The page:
Just before leaving on your journey you were given a gift in the name of Traveler’s Tradition. What’s the story behind that?
For a year in between graduating from college and leaving for this journey, I worked at an amazing little deli/café/bakery. In that year I very slowly got to know the head cook—a mysterious, territorial, and sensitive force in the kitchen who was notoriously hard to make friends with. We didn’t interact much, but I knew the coworker connection I had tried so hard to cultivate with him was special on my last day of work. It was a busy morning, so all of my attention was directed at the endless order tickets stacking up and I did not notice him enter the deli in a flurry on one of his precious few days off, his Hawaiian shirt and greasy hair waving limply in the inadequate air conditioning. He plopped a lumpy parcel bound in a black bandana with a large feather protruding from it on the deli counter in front of me, muttered the words, “Pay attention. Make shapes while you’re in motion out there. The story and the characters are important; listen hard and be careful,” and stormed out. After I clocked off for the last time, I untied the bandana to reveal a veritable care package for the road that included everything I might possibly need: matches, towelettes, bandages, candles, tea, a pocket knife, emergency tequila, and various other survival items. In a handwritten note, he explained that someone had once put together a gear kit like this for him, and that tradition dictates that I must do the same for a fellow traveler one day. The thoughtfulness and care behind this gift, especially from someone with whom I had such a cautious friendship, completely bowled me over. I look forward to carrying on the tradition.
Did you ever start seriously thinking “I could live here!” when passing through any these towns? What piqued your interest the most in places you visited?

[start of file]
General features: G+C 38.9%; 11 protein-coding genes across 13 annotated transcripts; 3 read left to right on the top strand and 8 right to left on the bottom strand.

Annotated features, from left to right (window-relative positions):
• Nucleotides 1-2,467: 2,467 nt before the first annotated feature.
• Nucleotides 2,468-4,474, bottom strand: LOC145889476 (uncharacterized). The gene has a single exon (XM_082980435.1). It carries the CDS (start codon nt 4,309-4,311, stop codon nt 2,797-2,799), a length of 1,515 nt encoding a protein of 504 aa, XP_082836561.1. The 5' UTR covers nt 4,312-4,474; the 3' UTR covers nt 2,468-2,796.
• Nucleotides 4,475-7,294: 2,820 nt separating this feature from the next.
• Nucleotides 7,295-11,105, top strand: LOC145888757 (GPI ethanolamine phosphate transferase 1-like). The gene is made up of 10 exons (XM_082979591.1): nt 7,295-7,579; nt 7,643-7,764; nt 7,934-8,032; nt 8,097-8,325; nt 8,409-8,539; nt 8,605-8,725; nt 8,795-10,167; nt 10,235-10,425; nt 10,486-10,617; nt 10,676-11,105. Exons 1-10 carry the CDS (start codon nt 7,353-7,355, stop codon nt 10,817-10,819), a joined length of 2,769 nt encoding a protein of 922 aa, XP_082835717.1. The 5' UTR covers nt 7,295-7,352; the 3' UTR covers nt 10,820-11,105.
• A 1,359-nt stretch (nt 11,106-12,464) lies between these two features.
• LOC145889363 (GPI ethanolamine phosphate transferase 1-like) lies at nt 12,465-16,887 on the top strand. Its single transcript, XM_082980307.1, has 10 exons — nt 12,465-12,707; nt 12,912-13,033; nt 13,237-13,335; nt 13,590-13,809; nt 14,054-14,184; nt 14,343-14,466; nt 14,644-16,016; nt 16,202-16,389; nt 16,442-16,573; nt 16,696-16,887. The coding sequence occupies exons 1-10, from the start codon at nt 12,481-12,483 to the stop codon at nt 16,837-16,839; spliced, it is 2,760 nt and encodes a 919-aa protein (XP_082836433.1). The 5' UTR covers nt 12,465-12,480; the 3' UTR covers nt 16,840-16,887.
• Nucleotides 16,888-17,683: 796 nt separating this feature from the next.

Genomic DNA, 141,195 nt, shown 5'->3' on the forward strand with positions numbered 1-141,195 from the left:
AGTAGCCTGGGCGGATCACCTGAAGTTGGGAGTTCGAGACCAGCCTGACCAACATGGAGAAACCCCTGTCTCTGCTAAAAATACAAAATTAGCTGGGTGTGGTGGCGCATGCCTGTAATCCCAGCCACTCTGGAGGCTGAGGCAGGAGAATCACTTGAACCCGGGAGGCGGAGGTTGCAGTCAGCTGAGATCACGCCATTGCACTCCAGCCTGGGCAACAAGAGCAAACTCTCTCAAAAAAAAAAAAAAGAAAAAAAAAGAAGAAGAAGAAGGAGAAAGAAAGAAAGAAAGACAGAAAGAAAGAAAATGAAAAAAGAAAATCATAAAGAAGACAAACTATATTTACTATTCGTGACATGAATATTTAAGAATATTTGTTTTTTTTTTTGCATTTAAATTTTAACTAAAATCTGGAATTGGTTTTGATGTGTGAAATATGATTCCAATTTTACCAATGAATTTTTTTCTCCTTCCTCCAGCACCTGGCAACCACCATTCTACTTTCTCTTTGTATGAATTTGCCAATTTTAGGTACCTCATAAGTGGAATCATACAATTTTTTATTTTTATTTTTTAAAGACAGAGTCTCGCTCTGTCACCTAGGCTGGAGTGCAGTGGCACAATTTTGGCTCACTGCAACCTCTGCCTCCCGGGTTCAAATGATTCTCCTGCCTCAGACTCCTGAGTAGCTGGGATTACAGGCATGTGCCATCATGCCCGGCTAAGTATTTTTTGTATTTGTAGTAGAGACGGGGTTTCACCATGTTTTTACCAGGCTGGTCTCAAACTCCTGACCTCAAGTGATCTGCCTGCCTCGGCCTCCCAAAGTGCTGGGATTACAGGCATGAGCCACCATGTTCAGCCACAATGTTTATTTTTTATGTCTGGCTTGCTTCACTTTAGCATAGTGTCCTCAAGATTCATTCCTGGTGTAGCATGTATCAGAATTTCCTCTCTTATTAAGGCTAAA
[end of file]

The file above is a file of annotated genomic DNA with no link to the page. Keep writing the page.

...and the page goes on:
What was interesting about the way I structured this trip was that I stayed in each city just long enough (5-10 days) to begin to develop habits, establish favorite haunts, and imagine what it would be like if I lived there. I left my friend in Richmond with the parting words, “I’m going to miss this little life we’ve built together,” and she heartily agreed. The places I could truly see myself moving to were the ones in which this pattern-forming felt most natural. Living as a witchy art-nerd punk in Richmond felt perfect. Being a health nut, running every morning and walking all day in Denver felt effortless. Attending boardgame nights, singing karaoke, and eating sandwiches on the beach in Los Angeles felt so right I almost stopped my journey there. In the end, it was less about how much the city appealed to my aesthetic senses or perceived career opportunities and more about what kind of energy the places filled me with. Santa Fe was gorgeous but I felt so very out of place in that city. Richmond and Denver were not particularly friendly or fertile environments but I found my niches quickly in them and they felt right. This trip was so much about learning to trust my intuition.